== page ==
Impacts of forestry best management practices on logging costs and productivity in the northeastern USA

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College of Forest Resources and Environmental Science


Best management practices (BMPs) effectively mitigate erosion and sedimentation during and immediately after harvest operations. The responsibility for implementing BMPs typically falls on loggers, with implications for higher harvesting costs and, possibly, reduced logging productivity. Two methods were used to assess the impacts of BMPs on logging operations in the northeastern United States. First, a case study was conducted using shift-level production and activity data and machine rate calculations to assess the impacts of BMP implementation for eight harvest operations, ranging from single-operator hand-felling systems to fully mechanized whole-tree and cut-to-length systems. Second, a survey was conducted in which loggers were asked to estimate the number of days required to complete a hypothetical timber harvest with and without a set of prescribed BMPs and to indicate their minimum acceptable contract rates for each. The combined results revealed a range of costs from $0/ac to $62/ac and decreases in productivity between 0 and 20%.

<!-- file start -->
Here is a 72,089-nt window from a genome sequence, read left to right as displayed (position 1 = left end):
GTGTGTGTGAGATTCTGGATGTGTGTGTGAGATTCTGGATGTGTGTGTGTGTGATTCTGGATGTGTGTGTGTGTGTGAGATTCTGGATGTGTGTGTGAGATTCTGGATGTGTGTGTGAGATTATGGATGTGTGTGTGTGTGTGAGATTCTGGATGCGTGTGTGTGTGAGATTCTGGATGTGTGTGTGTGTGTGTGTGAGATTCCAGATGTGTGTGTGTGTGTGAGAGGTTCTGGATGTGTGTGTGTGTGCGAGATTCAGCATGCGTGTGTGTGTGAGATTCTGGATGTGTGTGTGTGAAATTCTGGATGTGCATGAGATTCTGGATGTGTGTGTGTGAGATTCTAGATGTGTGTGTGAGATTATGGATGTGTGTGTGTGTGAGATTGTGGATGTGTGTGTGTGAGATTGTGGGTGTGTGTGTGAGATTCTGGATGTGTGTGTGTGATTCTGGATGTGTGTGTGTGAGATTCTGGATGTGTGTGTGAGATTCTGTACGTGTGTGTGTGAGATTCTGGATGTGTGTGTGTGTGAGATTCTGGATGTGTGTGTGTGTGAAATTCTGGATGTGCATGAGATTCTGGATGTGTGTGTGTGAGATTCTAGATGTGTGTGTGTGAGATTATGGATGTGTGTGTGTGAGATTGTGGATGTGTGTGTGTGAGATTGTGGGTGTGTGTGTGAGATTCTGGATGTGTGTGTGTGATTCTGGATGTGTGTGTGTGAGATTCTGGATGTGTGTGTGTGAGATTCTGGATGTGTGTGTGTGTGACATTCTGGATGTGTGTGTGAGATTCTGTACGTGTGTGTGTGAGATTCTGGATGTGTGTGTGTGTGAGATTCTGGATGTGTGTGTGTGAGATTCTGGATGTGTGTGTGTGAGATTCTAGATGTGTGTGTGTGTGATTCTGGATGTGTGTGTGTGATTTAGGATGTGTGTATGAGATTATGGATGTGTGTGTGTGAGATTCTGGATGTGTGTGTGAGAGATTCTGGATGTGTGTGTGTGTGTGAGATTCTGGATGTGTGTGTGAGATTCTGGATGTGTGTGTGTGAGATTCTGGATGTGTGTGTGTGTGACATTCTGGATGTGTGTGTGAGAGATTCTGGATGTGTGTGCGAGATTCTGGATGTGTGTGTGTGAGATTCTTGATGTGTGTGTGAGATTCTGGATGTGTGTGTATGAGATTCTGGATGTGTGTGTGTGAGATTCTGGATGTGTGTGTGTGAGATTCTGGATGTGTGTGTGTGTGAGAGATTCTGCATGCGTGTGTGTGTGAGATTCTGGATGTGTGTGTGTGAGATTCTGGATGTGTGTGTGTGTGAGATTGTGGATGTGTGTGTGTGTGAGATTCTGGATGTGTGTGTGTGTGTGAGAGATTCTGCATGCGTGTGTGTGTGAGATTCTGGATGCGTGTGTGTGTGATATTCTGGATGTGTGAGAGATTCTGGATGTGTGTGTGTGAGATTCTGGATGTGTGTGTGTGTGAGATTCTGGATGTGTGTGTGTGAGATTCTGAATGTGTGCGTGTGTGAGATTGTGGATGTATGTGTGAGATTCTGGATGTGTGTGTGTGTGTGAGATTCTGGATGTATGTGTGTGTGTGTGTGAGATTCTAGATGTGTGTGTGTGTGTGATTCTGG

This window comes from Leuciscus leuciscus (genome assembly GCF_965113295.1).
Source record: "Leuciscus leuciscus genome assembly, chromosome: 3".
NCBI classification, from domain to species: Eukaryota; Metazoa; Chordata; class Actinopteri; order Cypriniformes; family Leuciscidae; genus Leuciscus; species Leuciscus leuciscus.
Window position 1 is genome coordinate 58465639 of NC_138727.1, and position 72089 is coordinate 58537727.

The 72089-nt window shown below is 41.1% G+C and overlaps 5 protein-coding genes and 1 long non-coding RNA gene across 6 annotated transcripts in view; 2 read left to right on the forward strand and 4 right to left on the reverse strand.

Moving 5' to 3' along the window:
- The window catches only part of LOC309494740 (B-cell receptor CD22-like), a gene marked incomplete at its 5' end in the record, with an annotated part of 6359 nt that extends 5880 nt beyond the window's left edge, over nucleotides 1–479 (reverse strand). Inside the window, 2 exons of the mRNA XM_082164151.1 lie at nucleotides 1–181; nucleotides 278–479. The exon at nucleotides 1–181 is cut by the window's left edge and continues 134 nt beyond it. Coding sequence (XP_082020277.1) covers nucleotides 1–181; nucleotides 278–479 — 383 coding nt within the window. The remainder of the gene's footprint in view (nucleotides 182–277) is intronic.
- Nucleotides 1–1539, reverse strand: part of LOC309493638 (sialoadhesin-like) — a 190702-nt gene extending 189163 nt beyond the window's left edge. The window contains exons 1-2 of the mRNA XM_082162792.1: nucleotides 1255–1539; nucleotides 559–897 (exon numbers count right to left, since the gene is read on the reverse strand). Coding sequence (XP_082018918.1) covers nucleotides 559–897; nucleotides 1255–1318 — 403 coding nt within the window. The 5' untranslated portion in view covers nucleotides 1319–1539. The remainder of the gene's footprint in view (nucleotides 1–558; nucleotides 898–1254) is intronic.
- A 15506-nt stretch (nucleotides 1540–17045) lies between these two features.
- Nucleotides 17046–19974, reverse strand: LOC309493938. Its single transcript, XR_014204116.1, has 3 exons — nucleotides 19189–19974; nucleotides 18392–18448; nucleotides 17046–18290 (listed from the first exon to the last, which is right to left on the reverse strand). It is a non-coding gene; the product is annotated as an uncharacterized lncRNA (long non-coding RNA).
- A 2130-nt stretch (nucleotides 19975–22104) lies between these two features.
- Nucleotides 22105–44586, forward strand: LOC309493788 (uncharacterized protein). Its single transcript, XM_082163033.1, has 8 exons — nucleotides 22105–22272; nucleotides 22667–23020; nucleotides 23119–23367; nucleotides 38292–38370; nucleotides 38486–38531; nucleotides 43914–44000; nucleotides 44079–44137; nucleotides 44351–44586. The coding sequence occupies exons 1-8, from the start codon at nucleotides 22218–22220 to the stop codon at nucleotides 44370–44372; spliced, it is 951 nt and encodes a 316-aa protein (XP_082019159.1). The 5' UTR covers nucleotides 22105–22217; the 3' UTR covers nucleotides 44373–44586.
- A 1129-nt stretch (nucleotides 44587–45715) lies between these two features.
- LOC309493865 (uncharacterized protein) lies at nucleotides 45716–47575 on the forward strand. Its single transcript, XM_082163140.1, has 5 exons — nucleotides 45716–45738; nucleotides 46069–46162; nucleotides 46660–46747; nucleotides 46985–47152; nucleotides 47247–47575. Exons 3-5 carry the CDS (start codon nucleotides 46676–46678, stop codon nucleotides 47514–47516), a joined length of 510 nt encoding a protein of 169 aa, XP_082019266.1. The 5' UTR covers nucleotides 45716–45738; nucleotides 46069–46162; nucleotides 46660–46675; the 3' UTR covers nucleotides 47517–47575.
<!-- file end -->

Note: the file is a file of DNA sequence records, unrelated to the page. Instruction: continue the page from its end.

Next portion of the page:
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© 2017 Society of American Foresters. Publisher’s version of record:

Publication Title

Journal of Forestry